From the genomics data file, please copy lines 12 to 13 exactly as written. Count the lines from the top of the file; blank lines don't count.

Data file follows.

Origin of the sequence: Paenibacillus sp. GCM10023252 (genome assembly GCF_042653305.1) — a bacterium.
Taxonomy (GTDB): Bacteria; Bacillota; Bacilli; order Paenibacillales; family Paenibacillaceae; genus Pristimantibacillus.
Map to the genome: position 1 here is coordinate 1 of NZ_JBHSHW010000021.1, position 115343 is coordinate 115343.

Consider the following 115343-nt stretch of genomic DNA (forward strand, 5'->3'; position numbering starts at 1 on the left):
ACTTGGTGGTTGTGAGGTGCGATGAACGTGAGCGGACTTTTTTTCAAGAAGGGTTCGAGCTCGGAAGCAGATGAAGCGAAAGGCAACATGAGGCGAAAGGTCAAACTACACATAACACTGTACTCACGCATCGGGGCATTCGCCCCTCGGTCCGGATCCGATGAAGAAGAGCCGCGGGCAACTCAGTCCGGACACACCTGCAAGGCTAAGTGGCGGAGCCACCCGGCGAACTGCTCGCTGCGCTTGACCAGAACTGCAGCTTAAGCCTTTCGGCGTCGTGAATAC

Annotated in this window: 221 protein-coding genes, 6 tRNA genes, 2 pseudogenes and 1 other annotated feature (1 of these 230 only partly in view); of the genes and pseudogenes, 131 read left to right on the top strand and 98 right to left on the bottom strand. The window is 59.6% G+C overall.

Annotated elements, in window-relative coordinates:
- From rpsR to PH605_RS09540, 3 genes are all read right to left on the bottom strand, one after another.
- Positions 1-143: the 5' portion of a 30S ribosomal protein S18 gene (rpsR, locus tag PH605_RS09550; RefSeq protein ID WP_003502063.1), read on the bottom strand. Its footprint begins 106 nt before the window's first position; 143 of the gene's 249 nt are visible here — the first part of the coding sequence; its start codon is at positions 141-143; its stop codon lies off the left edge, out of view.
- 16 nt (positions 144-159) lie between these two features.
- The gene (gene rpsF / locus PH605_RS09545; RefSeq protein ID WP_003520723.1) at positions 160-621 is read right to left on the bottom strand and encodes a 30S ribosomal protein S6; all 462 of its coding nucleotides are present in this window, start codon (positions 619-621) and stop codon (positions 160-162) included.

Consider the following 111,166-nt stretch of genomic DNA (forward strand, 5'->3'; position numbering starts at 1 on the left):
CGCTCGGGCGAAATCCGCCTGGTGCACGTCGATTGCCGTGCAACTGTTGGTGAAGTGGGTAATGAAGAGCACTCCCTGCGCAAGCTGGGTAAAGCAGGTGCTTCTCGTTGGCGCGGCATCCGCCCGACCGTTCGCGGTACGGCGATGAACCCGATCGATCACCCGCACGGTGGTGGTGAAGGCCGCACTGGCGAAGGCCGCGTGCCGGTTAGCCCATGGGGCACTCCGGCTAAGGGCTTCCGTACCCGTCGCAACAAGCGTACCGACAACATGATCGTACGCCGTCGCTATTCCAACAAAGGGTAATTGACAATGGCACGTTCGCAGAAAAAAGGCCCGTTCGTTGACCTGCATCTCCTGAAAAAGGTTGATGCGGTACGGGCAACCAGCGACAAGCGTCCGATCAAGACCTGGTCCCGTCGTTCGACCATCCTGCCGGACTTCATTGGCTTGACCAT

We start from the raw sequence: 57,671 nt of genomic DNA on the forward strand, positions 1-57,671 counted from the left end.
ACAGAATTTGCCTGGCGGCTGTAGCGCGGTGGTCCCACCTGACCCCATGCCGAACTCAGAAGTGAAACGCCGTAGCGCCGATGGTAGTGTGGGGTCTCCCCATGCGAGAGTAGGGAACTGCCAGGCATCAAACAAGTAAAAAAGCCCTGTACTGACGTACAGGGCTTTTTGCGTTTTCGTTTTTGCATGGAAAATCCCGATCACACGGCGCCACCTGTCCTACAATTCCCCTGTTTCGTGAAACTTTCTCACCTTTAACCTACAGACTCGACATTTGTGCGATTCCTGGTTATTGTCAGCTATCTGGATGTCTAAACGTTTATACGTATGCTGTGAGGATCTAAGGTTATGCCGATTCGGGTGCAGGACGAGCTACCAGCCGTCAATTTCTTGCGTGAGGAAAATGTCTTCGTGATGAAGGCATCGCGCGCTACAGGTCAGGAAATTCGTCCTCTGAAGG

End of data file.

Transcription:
Consider the following 111,166-nt stretch of genomic DNA (forward strand, 5'->3'; position numbering starts at 1 on the left):
CGCTCGGGCGAAATCCGCCTGGTGCACGTCGATTGCCGTGCAACTGTTGGTGAAGTGGGTAATGAAGAGCACTCCCTGCGCAAGCTGGGTAAAGCAGGTGCTTCTCGTTGGCGCGGCATCCGCCCGACCGTTCGCGGTACGGCGATGAACCCGATCGATCACCCGCACGGTGGTGGTGAAGGCCGCACTGGCGAAGGCCGCGTGCCGGTTAGCCCATGGGGCACTCCGGCTAAGGGCTTCCGTACCCGTCGCAACAAGCGTACCGACAACATGATCGTACGCCGTCGCTATTCCAACAAAGGGTAATTGACAATGGCACGTTCGCAGAAAAAAGGCCCGTTCGTTGACCTGCATCTCCTGAAAAAGGTTGATGCGGTACGGGCAACCAGCGACAAGCGTCCGATCAAGACCTGGTCCCGTCGTTCGACCATCCTGCCGGACTTCATTGGCTTGACCAT